So-St. John’s trainer, McGuire, saw him and invited him to sit in the trainers’ box. “So I sat with Coach McGuire the whole time.”
Gotkin asked Rosenbluth if he wanted to go to St. John’s.
“I said no, I don’t want to go to a school where I have to get on the subway. I want to go to a school where there is a university in a small town.”
And then Rosenbluth almost went to NC State. He was then scouted by State head coach Everett Case when Rosenbluth was still at James Monroe and also playing for the otherwise all-black team at the Carlton YMCA in Brooklyn. Case invited Rosenbluth to work out with State when the team played at Madison Square Garden and later invited Rosenbluth and his father to see the State campus.
Once in Raleigh, Case insisted that Rosenbluth work out with the team.
“I said ‘Coach, I’m not in shape, I don’t have workout clothes, I don’t have sneakers.'” But Case provided it all. The problem was that the new shoes created blisters. “Those kids were throwing the ball at my feet and over my head. I played as bad as you can play… After two days of limping and hurting myself, he called me into his office and said, ‘Lennie, I know I offered you a scholarship, but you didn’t sign anything. I only have one scholarship left.’ And he tells me he can’t afford to waste it on me. He thought that he should try a lower level of ball”.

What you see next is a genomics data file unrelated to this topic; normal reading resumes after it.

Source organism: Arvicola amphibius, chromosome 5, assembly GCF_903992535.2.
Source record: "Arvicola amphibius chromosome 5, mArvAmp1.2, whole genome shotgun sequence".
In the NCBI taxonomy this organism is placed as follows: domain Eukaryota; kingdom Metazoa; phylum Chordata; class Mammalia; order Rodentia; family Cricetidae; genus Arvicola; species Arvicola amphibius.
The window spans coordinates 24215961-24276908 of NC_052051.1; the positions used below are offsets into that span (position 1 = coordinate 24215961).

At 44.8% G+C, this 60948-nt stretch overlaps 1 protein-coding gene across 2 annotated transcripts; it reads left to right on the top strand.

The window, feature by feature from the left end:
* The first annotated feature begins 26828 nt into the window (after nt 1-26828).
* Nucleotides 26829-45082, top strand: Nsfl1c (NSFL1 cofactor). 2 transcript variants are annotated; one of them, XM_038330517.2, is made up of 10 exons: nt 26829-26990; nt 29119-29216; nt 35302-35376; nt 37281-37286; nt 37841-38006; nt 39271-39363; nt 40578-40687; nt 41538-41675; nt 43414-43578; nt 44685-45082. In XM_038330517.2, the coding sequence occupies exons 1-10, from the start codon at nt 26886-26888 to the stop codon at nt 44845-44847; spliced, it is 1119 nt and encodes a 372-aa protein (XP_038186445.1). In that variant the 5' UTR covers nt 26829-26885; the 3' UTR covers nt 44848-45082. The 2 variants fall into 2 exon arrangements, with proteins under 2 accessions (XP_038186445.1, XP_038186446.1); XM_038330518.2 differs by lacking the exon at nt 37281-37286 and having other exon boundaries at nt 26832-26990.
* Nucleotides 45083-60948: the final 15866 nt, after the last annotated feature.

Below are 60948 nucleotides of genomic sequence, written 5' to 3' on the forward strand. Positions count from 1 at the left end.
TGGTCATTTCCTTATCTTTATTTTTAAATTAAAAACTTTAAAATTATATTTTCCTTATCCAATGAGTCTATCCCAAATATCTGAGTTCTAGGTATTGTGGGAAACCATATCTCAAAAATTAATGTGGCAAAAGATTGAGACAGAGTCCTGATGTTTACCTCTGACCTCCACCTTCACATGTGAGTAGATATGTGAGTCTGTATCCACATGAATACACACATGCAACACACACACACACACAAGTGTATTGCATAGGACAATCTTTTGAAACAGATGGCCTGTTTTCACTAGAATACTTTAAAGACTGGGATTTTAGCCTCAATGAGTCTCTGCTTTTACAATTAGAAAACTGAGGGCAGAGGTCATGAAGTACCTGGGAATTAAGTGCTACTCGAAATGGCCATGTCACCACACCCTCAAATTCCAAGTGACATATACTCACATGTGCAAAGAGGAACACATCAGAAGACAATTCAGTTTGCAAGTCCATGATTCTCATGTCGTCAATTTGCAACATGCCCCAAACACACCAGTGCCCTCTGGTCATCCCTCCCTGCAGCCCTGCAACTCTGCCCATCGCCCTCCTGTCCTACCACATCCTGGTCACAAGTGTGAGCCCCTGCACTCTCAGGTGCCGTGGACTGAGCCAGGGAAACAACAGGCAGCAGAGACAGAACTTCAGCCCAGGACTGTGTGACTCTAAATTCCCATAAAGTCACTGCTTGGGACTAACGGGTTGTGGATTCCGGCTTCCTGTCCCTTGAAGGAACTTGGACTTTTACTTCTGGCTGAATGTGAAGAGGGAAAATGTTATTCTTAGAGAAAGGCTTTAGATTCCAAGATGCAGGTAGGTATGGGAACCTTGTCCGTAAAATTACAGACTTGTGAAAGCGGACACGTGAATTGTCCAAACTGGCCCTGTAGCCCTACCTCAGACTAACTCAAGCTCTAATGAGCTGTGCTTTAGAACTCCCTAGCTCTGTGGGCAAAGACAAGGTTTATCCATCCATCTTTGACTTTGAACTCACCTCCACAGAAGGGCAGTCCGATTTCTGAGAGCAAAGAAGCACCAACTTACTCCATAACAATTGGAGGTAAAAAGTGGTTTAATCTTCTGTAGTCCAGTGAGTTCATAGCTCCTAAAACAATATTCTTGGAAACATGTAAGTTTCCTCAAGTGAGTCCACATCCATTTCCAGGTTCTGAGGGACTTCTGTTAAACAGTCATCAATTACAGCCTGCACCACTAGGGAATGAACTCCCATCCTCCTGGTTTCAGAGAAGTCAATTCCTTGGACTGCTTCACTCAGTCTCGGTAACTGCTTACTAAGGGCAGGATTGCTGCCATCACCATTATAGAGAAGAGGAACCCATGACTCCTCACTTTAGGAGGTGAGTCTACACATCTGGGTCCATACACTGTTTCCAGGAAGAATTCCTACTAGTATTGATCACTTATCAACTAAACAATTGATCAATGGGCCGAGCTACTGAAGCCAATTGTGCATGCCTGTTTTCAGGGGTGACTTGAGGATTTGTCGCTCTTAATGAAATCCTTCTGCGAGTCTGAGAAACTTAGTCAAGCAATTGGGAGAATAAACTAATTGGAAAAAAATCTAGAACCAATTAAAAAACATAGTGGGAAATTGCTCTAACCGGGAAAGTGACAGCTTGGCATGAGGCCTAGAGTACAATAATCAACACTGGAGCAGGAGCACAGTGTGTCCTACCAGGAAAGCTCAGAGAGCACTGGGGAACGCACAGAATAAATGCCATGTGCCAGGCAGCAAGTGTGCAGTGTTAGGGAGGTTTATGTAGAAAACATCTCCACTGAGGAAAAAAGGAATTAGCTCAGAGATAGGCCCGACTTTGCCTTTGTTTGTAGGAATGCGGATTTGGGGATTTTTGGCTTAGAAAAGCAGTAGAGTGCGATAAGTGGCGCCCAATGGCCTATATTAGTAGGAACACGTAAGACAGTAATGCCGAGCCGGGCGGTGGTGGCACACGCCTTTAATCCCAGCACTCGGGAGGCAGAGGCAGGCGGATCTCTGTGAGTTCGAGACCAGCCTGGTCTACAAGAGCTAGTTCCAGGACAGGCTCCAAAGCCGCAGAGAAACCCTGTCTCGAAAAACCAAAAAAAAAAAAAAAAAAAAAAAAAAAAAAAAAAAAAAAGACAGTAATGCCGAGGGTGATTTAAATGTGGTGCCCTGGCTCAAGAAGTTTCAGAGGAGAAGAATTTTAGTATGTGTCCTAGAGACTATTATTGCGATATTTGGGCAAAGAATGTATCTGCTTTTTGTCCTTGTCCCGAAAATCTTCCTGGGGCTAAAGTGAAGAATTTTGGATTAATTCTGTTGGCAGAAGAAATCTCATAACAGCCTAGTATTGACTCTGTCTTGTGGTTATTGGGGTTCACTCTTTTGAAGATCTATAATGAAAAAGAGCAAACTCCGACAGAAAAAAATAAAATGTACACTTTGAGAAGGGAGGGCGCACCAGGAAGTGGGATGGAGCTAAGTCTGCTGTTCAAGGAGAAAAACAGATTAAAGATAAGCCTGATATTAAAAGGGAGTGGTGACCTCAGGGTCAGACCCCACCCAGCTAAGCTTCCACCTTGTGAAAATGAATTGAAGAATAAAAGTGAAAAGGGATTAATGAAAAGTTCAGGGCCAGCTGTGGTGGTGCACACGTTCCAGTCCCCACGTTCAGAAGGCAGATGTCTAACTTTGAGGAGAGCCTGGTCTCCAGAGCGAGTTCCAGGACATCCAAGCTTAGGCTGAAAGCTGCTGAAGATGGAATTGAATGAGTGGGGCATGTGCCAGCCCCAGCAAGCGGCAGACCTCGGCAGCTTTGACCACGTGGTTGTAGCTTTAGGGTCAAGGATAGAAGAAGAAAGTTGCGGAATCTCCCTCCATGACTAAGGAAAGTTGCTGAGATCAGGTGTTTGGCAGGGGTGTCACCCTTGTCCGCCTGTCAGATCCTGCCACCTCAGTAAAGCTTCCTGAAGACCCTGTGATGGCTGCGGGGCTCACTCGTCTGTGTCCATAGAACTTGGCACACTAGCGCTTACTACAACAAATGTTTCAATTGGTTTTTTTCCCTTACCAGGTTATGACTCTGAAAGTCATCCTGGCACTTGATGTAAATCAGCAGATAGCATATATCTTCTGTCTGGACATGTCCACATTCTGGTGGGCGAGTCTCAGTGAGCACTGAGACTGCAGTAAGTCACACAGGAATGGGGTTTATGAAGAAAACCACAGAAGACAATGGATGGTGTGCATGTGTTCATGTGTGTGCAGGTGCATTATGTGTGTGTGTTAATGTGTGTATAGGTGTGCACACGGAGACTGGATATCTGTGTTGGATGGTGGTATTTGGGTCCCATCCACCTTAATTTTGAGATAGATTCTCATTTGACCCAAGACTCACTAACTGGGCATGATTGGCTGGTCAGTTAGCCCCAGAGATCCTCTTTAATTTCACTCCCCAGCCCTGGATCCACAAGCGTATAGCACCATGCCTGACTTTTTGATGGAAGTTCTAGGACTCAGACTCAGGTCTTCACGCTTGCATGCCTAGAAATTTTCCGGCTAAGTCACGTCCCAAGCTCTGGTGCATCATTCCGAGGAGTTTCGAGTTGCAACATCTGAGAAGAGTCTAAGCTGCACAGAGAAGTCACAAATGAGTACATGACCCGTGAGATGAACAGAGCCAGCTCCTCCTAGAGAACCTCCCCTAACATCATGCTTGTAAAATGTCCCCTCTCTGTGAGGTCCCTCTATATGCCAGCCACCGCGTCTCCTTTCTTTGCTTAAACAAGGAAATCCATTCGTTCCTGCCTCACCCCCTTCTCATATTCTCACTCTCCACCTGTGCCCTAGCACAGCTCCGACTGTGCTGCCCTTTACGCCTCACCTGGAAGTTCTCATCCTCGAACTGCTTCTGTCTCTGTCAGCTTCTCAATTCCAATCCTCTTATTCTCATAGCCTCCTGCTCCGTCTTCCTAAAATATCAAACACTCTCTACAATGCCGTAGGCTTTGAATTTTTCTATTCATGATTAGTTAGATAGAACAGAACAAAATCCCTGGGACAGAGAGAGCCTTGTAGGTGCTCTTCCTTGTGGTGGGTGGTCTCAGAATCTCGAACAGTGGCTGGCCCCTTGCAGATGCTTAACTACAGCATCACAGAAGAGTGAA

So Case moved on to Rosenbluth, who would go on to be named the 1957 ACC and Helms Foundation Player of the Year.
McGuire called Rosenbluth and said he had heard what happened with State. “I told him, ‘Coach, I’d love to play for you, but I don’t want to play in town.’ He said, ‘Wait a minute. I’m leaving St. John’s. I’ll probably go to North Carolina or Alabama. I told him, ‘Coach, wherever you go, I’ll go with you.’”
It turned out that Alabama would not accept McGuire’s assistant coach, Buck Freeman, who according to the 1957 players had a drinking problem. Caroline would.
What made a Jewish player from New York promise to go south with an Irish Catholic coach in 1953?